Lodgement of a GST Return

When a GST return is lodged, the business reports the total output tax collected and claims a credit for all the input tax that they have paid. The net amount of GST that the business pays is the total amount of GST that the business must remit to IRAS.

In the event that the business pays more input tax than they collect in output taxes, IRAS will owe the business a refund.

Businesses who fail to lodge their GST return on time are subject to a 5% late lodgement penalty. IRAS will also issue a demand notice for the outstanding payment. If the company fails to pay after 60 days from the date of their demand notice, future penalties of 2% each month may be applied. The maximum penalty for late GST payments is capped at 55%.

Evasion of tax payments can result in fines and imprisonment.

Who Needs to Register for GST

All businesses with an annual turnover in excess of SG$1million are required to register for GST. Any business with a lower turnover can voluntarily register.

This turnover threshold only applies to businesses who are not GST exempt. Exempt businesses are businesses that deal with goods or services that are exempt from GST. This includes businesses that provide financial services, sell or lease residential property, or import and supply investment-orientated precious metals. To be given a registration exemption from IRAS, at least 90% of the company’s total revenue must be GST exempt and the net balance of GST collected must be negative (otherwise resulting in a refund).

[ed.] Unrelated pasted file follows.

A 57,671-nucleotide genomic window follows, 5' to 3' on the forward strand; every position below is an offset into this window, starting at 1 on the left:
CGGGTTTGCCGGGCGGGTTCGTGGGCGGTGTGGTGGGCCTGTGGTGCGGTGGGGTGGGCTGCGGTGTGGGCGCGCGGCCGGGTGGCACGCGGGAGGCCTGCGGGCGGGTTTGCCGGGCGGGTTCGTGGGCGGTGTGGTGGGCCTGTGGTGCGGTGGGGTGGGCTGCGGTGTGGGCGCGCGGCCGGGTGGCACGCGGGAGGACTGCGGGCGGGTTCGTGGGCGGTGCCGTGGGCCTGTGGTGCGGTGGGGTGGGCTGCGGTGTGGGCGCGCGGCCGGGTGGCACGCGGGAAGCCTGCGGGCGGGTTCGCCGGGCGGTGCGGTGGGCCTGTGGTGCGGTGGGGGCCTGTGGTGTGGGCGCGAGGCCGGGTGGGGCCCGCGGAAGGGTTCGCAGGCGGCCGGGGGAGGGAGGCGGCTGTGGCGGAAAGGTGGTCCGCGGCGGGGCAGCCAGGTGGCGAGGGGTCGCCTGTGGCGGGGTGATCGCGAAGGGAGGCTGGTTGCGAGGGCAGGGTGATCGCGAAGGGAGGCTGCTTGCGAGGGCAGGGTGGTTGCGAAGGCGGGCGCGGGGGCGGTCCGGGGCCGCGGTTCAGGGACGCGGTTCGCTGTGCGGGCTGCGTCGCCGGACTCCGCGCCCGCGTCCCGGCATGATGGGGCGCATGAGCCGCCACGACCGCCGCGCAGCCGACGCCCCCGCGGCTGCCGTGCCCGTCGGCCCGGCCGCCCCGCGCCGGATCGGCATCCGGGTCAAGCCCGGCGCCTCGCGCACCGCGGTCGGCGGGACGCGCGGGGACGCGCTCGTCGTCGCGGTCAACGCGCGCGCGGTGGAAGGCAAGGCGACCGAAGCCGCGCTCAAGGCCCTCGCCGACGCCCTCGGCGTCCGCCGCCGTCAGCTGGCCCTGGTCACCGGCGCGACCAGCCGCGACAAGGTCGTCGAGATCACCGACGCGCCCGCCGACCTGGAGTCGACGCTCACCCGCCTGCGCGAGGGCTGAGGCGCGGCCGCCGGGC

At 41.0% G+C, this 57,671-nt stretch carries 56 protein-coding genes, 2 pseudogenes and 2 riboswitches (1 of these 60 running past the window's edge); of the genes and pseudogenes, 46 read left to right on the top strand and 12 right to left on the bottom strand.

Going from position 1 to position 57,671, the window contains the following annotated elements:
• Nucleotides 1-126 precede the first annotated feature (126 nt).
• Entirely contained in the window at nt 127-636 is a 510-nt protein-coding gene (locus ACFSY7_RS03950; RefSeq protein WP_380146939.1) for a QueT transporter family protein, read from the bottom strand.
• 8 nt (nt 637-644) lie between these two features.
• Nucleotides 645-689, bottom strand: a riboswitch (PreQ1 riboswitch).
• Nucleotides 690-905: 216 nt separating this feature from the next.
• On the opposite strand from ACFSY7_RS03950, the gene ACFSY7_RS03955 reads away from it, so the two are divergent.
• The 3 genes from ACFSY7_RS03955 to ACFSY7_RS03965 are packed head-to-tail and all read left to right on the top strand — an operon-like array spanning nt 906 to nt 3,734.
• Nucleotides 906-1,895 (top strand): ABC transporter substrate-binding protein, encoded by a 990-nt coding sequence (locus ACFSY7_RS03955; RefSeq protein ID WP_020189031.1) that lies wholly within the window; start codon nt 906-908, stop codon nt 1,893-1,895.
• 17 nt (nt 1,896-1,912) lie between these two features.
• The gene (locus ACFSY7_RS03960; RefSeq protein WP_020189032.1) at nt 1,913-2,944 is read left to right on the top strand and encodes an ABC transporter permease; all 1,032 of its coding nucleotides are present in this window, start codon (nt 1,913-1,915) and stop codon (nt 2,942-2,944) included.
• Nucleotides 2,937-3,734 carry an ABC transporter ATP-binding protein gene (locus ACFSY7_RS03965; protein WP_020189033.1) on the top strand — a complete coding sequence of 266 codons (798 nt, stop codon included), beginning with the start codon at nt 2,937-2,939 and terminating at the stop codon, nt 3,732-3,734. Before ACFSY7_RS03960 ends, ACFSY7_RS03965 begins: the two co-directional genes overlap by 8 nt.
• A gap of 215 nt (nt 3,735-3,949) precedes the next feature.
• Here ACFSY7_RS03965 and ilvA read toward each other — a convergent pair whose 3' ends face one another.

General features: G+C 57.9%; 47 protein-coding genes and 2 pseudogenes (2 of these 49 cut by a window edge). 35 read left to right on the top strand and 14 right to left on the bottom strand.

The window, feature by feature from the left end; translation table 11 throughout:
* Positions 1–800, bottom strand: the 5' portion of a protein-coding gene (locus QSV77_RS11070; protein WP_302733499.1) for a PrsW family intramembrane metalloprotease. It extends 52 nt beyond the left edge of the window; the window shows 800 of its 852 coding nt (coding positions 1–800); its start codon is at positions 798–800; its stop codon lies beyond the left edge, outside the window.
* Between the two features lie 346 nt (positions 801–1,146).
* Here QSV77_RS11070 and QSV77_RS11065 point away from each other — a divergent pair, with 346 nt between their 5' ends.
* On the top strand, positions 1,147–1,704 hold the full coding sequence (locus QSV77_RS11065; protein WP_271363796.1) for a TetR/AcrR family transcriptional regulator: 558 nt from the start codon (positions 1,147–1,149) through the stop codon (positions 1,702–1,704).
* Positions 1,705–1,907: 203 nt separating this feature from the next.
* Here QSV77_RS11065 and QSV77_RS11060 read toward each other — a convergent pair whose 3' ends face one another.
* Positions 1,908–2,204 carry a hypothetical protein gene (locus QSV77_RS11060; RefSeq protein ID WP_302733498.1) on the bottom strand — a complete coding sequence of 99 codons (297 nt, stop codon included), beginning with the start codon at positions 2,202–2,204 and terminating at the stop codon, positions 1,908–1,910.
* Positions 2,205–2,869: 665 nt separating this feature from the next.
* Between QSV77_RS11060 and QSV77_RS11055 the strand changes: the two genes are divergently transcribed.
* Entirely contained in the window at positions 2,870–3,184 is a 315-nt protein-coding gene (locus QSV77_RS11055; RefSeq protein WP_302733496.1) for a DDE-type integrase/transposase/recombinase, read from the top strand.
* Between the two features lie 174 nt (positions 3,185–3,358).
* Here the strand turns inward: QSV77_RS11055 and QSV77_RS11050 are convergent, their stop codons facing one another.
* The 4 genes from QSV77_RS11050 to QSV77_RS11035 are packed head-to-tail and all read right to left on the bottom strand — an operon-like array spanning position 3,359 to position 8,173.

Once a business is registered for GST they are required to remain registered for a minimum of two years.

If a company decides to voluntarily register for GST the company director(s) must complete e-Learning courses in “Registering for GST” and “Overview of GST”. They are exempt from needing to complete these courses if they have already completed these courses within the past two years, or they have experience managing another GST registered business, or have their GST returns prepared by an individual who is an Accredited Tax Adviser (ATA) or Accredited Tax Practitioner (ATP).

IRAS can also impose additional conditions for GST registration and compliance. When a company fails to meet these requirements, IRAS may cancel the company’s GST registration.

How to Register for GST

A company can register for GST online through their myTax Portal or they can post a paper application to IRAS. Alternatively, they can engage a designated filing agent to submit the application on their behalf.

The company cannot charge GST until they have received approval from IRAS.